It began with a promising cancer drug, the brainchild of a gifted researcher, and grew into an insider trading scandal that ensnared one of America's most successful women. The story of ImClone Systems and its "miracle" cancer drug, Erbitux, is the quintessential business saga of the late 1990s. It's the story of big money and cutting-edgescience, celebrity, greed, and slipshod business practices; the story of biotech hype and hope and every kind of excess.
At the center of it all stands a single, enigmatic figure named Sam Waksal. A brilliant, mercurial, and desperate-to-be-liked entrepreneur, Waksal was addicted to the trappings of wealth and fame that accrued to a darling of the stock market and the overheated atmosphere of biotech IPOs. At the height of his stardom, Waksal hobnobbed with Martha Stewart in New York and Carl Icahn in the Hamptons, hosted parties at his fabulous art-filled loft, and was a fixture in the gossip columns. He promised that Erbitux would "change oncology," and would soon be making $1 billion a year.
But as Waksal partied late into the night, desperate cancer patients languished, waiting for his drug to come to market. When the FDA withheld approval of Erbitux, the charming scientist who had always stayed just one step ahead of bankruptcy panicked and desperately tried to cash in his stock before the bad news hit Wall Street.
Waksal is now in jail, the first of the Enron-era white-collar criminals to be sentenced. Yet his cancer drug has proved more durable than his evanescent profits. Erbitux remains promising, the leading example of a new way to fight cancer, and patients and investors hope it will be available soon.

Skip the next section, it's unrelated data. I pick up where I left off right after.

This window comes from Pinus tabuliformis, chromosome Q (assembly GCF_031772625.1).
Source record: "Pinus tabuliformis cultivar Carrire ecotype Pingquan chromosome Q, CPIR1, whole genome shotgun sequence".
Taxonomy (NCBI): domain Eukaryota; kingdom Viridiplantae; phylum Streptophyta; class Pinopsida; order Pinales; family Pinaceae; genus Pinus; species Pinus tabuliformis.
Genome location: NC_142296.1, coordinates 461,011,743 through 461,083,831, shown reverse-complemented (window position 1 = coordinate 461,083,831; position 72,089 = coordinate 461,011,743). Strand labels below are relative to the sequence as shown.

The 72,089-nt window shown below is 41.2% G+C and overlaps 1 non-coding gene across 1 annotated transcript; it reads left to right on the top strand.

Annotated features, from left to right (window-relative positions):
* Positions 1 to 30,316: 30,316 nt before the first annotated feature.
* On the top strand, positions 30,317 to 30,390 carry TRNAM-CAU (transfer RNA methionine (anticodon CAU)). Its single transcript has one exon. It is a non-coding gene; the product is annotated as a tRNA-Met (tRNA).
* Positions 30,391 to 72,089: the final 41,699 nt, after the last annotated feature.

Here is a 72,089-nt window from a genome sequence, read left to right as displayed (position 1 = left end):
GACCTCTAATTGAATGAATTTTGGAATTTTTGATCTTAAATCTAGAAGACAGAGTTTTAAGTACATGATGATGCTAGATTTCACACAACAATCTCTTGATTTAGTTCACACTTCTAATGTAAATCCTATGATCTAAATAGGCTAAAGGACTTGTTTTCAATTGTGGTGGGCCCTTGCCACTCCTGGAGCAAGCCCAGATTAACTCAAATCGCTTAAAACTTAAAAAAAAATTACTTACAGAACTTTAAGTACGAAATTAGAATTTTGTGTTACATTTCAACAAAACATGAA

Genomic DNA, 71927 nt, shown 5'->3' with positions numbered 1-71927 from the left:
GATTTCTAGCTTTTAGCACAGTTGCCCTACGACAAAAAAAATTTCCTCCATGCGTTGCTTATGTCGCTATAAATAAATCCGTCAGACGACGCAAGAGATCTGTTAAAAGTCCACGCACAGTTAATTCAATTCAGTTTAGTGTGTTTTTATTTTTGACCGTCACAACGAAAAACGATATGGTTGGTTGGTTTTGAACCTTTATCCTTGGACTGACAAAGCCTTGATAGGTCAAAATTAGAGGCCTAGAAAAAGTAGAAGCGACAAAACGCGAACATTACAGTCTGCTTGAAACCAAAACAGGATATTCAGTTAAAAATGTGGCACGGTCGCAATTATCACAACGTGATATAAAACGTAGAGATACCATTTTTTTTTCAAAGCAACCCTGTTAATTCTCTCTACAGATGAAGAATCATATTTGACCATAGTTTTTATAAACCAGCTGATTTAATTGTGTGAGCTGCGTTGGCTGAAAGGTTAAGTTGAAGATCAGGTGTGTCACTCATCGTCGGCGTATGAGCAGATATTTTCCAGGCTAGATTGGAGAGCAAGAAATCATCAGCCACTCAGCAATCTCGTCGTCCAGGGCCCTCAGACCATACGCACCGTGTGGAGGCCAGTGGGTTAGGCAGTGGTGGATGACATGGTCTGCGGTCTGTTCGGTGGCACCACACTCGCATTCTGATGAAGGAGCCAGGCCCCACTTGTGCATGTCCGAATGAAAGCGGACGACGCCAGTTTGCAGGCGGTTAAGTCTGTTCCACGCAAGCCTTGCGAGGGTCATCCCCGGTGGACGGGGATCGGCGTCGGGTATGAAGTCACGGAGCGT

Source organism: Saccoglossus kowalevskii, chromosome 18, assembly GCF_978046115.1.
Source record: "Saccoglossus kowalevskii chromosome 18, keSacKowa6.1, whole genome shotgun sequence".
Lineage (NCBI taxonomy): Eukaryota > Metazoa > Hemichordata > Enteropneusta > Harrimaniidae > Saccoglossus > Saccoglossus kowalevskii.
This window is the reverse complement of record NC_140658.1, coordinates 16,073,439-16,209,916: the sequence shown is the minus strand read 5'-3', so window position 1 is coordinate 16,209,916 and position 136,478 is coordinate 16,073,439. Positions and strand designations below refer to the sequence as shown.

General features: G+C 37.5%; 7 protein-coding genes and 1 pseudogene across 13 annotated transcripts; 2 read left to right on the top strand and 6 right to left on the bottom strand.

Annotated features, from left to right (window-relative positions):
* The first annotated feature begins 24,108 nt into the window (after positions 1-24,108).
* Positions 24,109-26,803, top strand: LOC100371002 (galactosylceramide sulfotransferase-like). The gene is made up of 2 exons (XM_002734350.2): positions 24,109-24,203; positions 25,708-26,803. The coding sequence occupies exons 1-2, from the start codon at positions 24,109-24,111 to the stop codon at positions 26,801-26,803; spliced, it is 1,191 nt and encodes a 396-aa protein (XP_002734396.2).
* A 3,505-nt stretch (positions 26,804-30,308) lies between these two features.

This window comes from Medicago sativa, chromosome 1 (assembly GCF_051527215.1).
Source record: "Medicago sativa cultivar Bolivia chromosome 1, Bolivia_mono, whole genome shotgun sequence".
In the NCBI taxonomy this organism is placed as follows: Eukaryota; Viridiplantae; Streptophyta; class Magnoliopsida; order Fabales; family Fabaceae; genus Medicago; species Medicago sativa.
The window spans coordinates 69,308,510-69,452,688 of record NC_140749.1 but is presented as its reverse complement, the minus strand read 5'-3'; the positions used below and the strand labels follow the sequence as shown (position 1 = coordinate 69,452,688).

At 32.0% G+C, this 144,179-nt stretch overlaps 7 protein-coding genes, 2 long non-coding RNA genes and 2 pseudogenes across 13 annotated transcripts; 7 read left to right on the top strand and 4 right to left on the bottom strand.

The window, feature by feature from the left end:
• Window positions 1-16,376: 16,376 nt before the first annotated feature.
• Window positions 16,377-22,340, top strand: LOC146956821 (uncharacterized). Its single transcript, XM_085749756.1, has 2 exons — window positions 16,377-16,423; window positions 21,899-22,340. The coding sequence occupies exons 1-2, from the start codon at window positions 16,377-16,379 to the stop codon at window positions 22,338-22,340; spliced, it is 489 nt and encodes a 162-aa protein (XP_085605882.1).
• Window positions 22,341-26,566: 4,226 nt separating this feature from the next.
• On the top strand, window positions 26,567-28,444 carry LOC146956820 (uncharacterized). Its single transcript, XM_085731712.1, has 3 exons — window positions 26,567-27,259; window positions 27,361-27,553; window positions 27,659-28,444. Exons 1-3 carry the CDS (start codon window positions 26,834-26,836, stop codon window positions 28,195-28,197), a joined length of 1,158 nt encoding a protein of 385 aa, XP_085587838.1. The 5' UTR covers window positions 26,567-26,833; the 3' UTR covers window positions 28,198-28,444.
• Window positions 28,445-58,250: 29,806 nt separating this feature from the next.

Since the ImClone scandal first broke, most of the media's attention has focused on CEO Sam Waksal's insider trading and the charges filed against Martha Stewart, a close friend and investor in the pharmaceutical company. Prud'homme, who first reported on ImClone for Vanity Fair, reminds readers of the bigger story, the one that set the financial hijinx in motion: ImClone's failed attempt to bring a potentially groundbreaking cancer medication, Erbitux, to market. This story tells of scientists like John Mendelsohn, who led the research into C225, the antibody at the heart of Erbitux, and patients like Shannon Kellum, a 28-year-old woman diagnosed with colon cancer for whom the medication was a "miracle drug" that added a few years to her life. She was one of the rare lucky ones; Prud'homme's reporting is especially strong when he delves into the seemingly haphazard way in which ImClone distributed C225 for "compassionate use" during the clinical testing period. The FDA's rejection of ImClone's "scientifically incomplete" test data was the immediate motivation for Waksal's crimes, but Prud'homme's portrayal suggests it was completely in character for the reckless social-climbing executive, described by acquaintances as a "pathological liar" who cared more about making money than about curing cancer. Prud'homme ends his compelling account with Waksal's sentencing, and even though he'll inevitably have to update the paperback to wrap up coverage of the Martha Stewart trial, it's well worth reading the book now to appreciate what's really at stake in ImClone's downfall.
Copyright (c) Reed Business Information, a division of Reed Elsevier Inc. All rights reserved.
-- PUBLISHERS WEEKLY.
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January 20, 2004
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